As president-elect Donald Trump prepares to take office and settle into the presidential chair as commander-in-chief, U.S. ambassadors across the world are preparing their resignations. Among them is the U.S. ambassador to Norway, Sam Heins — who has yet to settle comfortably into his post.
While some diplomats might be sitting tight for a few more years, political appointees in diplomatic positions such as ambassadorships are writing their letters of resignation to be offered to the incoming president. This is how it works in the political world of Washington, D.C. Just as President Obama put in place his own appointees, often people who helped him on the road to the presidency, so will President-elect Trump.
However, there are some current ambassadors the president-elect should keep in their positions. One is the recently appointed ambassador to Norway, Heins.
Ambassador Heins was finally confirmed by the U.S. Senate less than a year ago, on Feb. 11, 2016, after waiting seven months under a political hold that Sen. Ted Cruz, R-Texas, held over Heins’ head due to Cruz’s differences with Obama on the Iranian nuclear deal. Heins finally took office last March 10, when he presented his credentials to King Harald V of Norway.
By that point, the seat of the U.S. ambassador had been vacant for 869 days, due to the embarrassing failure to confirm Obama’s first nominee, George Tsunis, who was a poor choice who barely knew anything about the country in which he was to represent the United States.
After such a disastrous first nominee and a long wait of more than two years, Sam Heins came in as a redeemer to repair the humiliation and continue building on the strong ties between Norway and America.
The United States and Norway have a long-standing strong relationship, well-represented in Heins. He’s a man who has studied Norway and lived most of his life in Minnesota, a state many consider an extension of Norway in America due to its being home to the largest population of Norwegian-Americans, more than 800,000.
During the Nazi occupation of Norway in World War II, the Norwegian royal family took refuge in Washington, D.C., at President Franklin Roosevelt’s invitation. The two nations’ bond has continued to grow ever since through everything from educational exchanges to economic ties to the NATO alliance, of which Jens Stoltenberg, former prime minister of Norway, is now the secretary-general. The two countries also have mutual membership in other international organizations.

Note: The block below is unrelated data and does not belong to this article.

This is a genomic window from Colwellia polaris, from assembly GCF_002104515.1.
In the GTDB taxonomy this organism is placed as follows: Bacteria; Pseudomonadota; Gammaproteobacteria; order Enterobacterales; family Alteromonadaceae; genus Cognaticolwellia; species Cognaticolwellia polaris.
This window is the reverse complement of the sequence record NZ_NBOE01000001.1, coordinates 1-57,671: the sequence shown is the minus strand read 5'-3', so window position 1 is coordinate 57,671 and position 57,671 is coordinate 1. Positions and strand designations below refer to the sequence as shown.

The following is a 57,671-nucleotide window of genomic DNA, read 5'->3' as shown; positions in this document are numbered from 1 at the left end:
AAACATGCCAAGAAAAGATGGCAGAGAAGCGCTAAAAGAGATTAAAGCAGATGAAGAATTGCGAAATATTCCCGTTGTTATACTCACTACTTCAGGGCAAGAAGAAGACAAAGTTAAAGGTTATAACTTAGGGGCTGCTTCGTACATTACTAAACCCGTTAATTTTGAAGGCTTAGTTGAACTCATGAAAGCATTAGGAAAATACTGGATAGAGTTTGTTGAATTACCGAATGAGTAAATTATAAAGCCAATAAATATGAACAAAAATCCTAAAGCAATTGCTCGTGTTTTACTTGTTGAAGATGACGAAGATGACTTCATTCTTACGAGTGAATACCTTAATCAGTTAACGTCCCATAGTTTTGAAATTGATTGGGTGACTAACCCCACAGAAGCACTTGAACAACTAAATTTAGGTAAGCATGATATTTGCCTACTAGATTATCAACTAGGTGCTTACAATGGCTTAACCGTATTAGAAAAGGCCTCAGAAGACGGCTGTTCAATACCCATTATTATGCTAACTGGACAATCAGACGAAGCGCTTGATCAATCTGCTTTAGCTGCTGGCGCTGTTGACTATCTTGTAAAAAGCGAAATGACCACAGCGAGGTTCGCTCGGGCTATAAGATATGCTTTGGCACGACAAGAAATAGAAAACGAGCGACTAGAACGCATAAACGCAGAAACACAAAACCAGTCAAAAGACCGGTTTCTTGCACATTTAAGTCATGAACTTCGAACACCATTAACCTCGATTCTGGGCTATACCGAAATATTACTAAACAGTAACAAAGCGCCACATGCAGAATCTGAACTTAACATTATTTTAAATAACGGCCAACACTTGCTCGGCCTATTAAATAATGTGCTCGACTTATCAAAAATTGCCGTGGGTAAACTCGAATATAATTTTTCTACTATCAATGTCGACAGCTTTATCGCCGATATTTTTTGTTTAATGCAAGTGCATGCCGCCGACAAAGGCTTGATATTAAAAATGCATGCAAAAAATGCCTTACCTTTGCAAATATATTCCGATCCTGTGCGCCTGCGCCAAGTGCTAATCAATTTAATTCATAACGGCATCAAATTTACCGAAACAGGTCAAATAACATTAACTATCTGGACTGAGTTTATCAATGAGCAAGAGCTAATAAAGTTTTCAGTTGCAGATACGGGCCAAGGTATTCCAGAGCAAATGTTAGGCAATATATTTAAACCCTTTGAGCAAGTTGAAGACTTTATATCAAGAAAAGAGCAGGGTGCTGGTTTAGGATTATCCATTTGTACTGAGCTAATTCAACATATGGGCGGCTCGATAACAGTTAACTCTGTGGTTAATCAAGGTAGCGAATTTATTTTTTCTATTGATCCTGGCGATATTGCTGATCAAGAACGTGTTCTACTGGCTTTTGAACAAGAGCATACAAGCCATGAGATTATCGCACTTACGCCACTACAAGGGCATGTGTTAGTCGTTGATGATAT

Norway is a strong nation, a leading diplomat in a world of chaos, as we witnessed in the negotiations for the Columbian peace deal. It’s a nation that Trump should continue building a relationship with, especially now that Norway, as of January, will be home to over 300 U.S. Marines. Norway can and will be an ally to Washington, so long as the relationship is mutual.
As a Norwegian studying and living in Minnesota for the past four years, I ask the president-elect not to accept Ambassador Heins’ resignation and instead keep him on, if not for the next four years, at least until a new ambassador is appointed and confirmed. It would be a grave mistake to leave Norway yet again without a U.S. ambassador amid continued turmoil and uncertainty in the world, from Russian aggression to the staggering economy of Europe due to low oil prices and Brexit.
Sam Heins has barely gotten his feet wet as ambassador, being in office for barely 10 months. As an American from Minnesota who understands the strong ties between our two nations, he will do much good for the U.S.-Norway relationship. It would only show weakness to leave the embassy empty once more.
Anna Kvinge, from Jessheim, Norway, is a graduate student at the University of Minnesota’s Humphrey School of Public Affairs.